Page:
Industry Canada will have separate and comprehensive consultations with industry stakeholders before making any specific decisions with respect to these bands. It is also recognized that not all of these spectrum bands will be available by 2017, and that the timing of specific decisions will be subject to international developments.
The rapid growth in commercial mobile services is also increasing demand for spectrum to support wireless backhaul services. Overall, Industry Canada believes that the 24 GHz of backhaul spectrum available is sufficient to support the growing wireless sector until 2017, although efforts will need to be made to find sufficient spectrum in mid-range frequency bands (11-23 GHz).
Wi-Fi is playing an increasingly important role in the wireless networks by offloading data traffic from cellular networks onto wired networks. It is estimated that by 2015, Wi-Fi networks will carry half of all Internet traffic. As a result, Industry Canada is taking steps to provide additional spectrum for licence-exempt equipment. Canada recently announced a decision to allow the use of TV white spaces, and is joining other countries in examining the potential of making additional spectrum available in the 5 GHz range for use by licence-exempt equipment.
Beyond 2017, mobile data traffic will undoubtedly continue to grow, likely resulting in additional spectrum requirements. It is conceivable that at least 1000 MHz of mobile broadband spectrum will be required by the start of the next decade. As a result, Industry Canada will continue to monitor developments, both in Canada and abroad, and will update this plan accordingly.
The radio frequency spectrum is a unique, finite resource that is used in a broad range of applications. It is an integral component of Canada’s telecommunications infrastructure, and provides access to a range of private, commercial, consumer, defence, national security, scientific and public safety applications.
The Minister of Industry is responsible for managing the use of spectrum in Canada, in accordance with the provisions of the Radiocommunication Act. Footnote 1 As set out in the 2007 Spectrum Policy Framework for Canada, Footnote 2 Canada’s overall objective is to maximize the economic and social benefits that Canadians derive from spectrum use. Industry Canada is responsible for the allocation and assignment of spectrum resources to various services and applications, as well as the licensing of specific frequencies through radio or spectrum licences.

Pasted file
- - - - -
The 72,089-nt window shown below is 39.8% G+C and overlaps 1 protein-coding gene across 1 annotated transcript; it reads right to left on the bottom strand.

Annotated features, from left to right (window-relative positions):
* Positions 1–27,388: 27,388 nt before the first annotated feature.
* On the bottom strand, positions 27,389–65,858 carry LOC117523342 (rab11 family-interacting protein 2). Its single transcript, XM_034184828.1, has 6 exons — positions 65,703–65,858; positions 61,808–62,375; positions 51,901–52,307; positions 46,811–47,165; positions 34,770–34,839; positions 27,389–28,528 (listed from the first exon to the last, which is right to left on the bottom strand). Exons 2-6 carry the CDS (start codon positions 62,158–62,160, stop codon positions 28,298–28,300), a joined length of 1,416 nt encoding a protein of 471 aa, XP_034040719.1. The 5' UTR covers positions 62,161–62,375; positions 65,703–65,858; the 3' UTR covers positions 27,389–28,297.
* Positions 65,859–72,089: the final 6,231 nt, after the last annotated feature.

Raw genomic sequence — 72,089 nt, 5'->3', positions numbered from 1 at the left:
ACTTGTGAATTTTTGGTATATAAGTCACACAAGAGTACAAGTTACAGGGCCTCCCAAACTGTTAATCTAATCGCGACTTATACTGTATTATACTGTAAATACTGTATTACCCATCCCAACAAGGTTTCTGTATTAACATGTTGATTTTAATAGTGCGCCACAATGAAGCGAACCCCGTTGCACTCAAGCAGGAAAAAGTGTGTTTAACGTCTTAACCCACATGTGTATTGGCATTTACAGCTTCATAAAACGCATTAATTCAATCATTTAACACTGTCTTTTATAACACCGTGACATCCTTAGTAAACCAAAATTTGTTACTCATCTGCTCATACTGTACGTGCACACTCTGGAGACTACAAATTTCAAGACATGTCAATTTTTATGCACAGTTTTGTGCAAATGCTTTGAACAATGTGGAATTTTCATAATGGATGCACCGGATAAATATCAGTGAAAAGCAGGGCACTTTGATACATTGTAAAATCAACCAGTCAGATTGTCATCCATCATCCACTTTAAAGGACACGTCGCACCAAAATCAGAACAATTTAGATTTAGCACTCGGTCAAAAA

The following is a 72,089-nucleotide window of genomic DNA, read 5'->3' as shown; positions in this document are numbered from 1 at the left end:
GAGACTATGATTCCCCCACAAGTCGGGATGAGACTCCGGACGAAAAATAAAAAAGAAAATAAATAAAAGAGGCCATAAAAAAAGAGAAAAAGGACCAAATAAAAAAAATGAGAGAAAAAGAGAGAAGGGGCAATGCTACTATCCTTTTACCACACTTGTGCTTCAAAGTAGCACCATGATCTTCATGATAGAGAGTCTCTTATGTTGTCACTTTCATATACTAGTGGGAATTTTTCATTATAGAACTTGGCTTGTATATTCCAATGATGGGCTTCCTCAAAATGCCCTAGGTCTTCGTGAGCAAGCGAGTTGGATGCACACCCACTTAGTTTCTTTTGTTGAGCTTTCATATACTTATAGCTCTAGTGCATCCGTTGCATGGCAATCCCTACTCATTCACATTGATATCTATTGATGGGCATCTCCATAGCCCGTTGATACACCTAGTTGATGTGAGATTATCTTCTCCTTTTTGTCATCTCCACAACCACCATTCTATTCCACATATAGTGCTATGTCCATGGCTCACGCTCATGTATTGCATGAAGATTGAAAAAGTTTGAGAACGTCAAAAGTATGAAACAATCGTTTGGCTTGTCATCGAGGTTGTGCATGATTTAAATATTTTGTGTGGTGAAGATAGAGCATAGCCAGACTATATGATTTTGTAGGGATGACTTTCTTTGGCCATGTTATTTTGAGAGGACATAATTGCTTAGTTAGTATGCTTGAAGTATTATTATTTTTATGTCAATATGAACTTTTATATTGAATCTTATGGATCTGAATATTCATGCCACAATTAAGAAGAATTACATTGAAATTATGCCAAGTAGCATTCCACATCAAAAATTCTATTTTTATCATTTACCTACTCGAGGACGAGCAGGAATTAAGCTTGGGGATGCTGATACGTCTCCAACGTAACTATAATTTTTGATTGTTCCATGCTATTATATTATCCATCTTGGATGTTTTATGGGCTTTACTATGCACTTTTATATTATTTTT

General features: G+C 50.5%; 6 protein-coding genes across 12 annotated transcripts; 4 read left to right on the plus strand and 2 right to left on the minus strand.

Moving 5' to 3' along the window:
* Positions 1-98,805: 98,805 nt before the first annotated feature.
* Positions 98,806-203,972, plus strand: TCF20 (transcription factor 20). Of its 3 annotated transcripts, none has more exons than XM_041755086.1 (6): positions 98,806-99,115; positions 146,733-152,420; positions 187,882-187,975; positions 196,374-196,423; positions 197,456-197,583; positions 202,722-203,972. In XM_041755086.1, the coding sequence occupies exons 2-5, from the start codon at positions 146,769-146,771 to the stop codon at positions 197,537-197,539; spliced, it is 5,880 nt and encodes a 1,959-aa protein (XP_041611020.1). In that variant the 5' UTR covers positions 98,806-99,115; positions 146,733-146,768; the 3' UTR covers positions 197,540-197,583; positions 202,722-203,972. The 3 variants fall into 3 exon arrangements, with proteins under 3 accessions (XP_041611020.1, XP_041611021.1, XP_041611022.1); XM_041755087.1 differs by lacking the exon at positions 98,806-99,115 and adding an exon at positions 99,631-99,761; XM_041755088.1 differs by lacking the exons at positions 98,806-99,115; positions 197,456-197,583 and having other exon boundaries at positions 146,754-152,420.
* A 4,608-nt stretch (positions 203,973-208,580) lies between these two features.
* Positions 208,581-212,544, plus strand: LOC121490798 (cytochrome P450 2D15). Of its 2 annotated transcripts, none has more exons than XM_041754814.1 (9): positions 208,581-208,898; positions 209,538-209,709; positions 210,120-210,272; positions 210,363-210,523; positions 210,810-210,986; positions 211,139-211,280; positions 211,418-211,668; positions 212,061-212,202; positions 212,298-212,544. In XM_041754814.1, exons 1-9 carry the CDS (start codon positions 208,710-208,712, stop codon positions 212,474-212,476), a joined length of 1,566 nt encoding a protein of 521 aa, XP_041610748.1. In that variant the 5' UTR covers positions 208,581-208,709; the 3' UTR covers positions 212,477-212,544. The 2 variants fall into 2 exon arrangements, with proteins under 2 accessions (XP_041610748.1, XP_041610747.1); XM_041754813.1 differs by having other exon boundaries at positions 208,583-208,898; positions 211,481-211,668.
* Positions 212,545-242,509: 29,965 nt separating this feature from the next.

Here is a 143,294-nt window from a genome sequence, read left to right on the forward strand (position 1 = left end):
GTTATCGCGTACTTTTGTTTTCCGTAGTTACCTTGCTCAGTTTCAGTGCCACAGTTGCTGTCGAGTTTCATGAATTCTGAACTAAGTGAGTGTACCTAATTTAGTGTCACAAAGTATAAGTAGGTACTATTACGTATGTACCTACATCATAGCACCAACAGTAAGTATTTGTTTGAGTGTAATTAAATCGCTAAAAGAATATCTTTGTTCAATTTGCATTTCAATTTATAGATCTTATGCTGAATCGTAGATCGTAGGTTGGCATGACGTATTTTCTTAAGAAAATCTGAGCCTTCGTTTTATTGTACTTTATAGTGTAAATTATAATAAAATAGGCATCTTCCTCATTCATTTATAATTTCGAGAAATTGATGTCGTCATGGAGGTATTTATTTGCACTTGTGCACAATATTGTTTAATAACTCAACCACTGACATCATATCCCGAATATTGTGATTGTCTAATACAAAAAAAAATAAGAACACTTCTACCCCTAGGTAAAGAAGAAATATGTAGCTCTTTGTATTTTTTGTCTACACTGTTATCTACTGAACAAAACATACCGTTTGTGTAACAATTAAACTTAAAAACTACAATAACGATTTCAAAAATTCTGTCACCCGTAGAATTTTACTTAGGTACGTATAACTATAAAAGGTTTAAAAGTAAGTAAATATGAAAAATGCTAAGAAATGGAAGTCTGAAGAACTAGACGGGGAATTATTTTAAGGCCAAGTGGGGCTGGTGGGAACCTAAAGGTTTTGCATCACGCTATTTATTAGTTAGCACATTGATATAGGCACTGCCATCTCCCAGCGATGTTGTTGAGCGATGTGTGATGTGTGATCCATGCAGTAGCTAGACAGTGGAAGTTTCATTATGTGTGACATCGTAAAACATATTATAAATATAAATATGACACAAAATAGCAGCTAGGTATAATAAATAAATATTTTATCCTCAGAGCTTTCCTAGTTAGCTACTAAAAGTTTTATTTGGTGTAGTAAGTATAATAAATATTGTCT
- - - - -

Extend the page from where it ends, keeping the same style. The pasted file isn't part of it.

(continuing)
One of the principal challenges in managing spectrum is the fact that it is a limited resource that must support a continually growing and increasingly sophisticated range of applications. As a result, Industry Canada must continually monitor trends in spectrum usage and re-evaluate current spectrum allocations and assignments.
The biggest challenge for spectrum managers around the globe today is the rapid growth in demand for commercial mobile services. Commercial mobile services provide the general public with telephony, and increasingly, data and video applications. Growing consumer demand for greater geographic coverage, faster data rates and more sophisticated applications is driving a rapid increase in the spectrum requirements for commercial mobile services, as well as affecting the spectrum requirements for backhaul and for licence-exempt devices that use Wi-Fi technology for Internet access.
The purpose of the Commercial Mobile Spectrum Outlook is to provide stakeholders with an overview of Industry Canada’s overall approach and planned activities in order to ensure additional spectrum resources are available to help meet demand for commercial mobile services over the next five years. Part 2 provides an overview of Industry Canada’s policy approach, based on the 2007 Spectrum Policy Framework for Canada. Part 3 provides a review of expected future demand for spectrum to support commercial mobile services. Part 4 provides an assessment of potential spectrum bands that could be allocated and assigned to commercial mobile services and associated services over the next five years.
The Outlook is intended to reflect Industry Canada’s current direction and efforts to provide spectrum for commercial mobile services. As such, it may be updated from time to time in order to reflect changing priorities, significant technological changes or international developments. The Outlook will be updated following the auction of spectrum in the 700 MHz and 2500 MHz bands as well as after the 2015 World Radiocommunication Conference is held.
The observations and conclusions expressed in the Outlook are based on the current situation in Canada and abroad, and are therefore subject to change. Stakeholders are welcome to provide feedback and comment on an ongoing basis; however, the Outlook is not intended to be a substitute for separate, comprehensive consultations with stakeholders on specific spectrum management issues. For a complete list of recent and ongoing public consultations, please refer to the Industry Canada website.Footnote 3